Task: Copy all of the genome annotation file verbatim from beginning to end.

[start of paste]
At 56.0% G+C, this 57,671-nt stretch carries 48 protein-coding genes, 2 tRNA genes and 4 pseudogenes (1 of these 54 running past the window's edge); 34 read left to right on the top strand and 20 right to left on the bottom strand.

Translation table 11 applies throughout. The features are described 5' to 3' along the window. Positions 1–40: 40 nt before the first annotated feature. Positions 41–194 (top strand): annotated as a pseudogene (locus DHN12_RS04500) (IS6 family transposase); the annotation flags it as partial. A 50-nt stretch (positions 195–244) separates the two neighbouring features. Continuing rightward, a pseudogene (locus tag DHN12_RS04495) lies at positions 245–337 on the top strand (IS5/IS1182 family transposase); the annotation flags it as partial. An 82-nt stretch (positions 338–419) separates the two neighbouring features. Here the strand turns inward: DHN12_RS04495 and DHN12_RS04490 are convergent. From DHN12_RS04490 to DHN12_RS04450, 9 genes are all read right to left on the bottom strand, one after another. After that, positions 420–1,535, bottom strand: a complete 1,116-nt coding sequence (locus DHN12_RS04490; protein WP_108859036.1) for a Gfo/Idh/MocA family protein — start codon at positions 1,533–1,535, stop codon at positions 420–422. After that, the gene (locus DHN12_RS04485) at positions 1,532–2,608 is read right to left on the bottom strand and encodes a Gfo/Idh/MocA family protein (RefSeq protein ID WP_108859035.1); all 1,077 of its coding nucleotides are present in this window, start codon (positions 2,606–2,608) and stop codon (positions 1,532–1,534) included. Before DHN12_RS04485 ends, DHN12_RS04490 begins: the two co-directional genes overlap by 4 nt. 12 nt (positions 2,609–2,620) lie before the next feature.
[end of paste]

At 56.0% G+C, this 57,671-nt stretch carries 48 protein-coding genes, 2 tRNA genes and 4 pseudogenes (1 of these 54 running past the window's edge); 34 read left to right on the top strand and 20 right to left on the bottom strand.

Translation table 11 applies throughout. The features are described 5' to 3' along the window. Positions 1–40: 40 nt before the first annotated feature. Positions 41–194 (top strand): annotated as a pseudogene (locus DHN12_RS04500) (IS6 family transposase); the annotation flags it as partial. A 50-nt stretch (positions 195–244) separates the two neighbouring features. Continuing rightward, a pseudogene (locus tag DHN12_RS04495) lies at positions 245–337 on the top strand (IS5/IS1182 family transposase); the annotation flags it as partial. An 82-nt stretch (positions 338–419) separates the two neighbouring features. Here the strand turns inward: DHN12_RS04495 and DHN12_RS04490 are convergent. From DHN12_RS04490 to DHN12_RS04450, 9 genes are all read right to left on the bottom strand, one after another. After that, positions 420–1,535, bottom strand: a complete 1,116-nt coding sequence (locus DHN12_RS04490; protein WP_108859036.1) for a Gfo/Idh/MocA family protein — start codon at positions 1,533–1,535, stop codon at positions 420–422. After that, the gene (locus DHN12_RS04485) at positions 1,532–2,608 is read right to left on the bottom strand and encodes a Gfo/Idh/MocA family protein (RefSeq protein ID WP_108859035.1); all 1,077 of its coding nucleotides are present in this window, start codon (positions 2,606–2,608) and stop codon (positions 1,532–1,534) included. Before DHN12_RS04485 ends, DHN12_RS04490 begins: the two co-directional genes overlap by 4 nt. 12 nt (positions 2,609–2,620) lie before the next feature.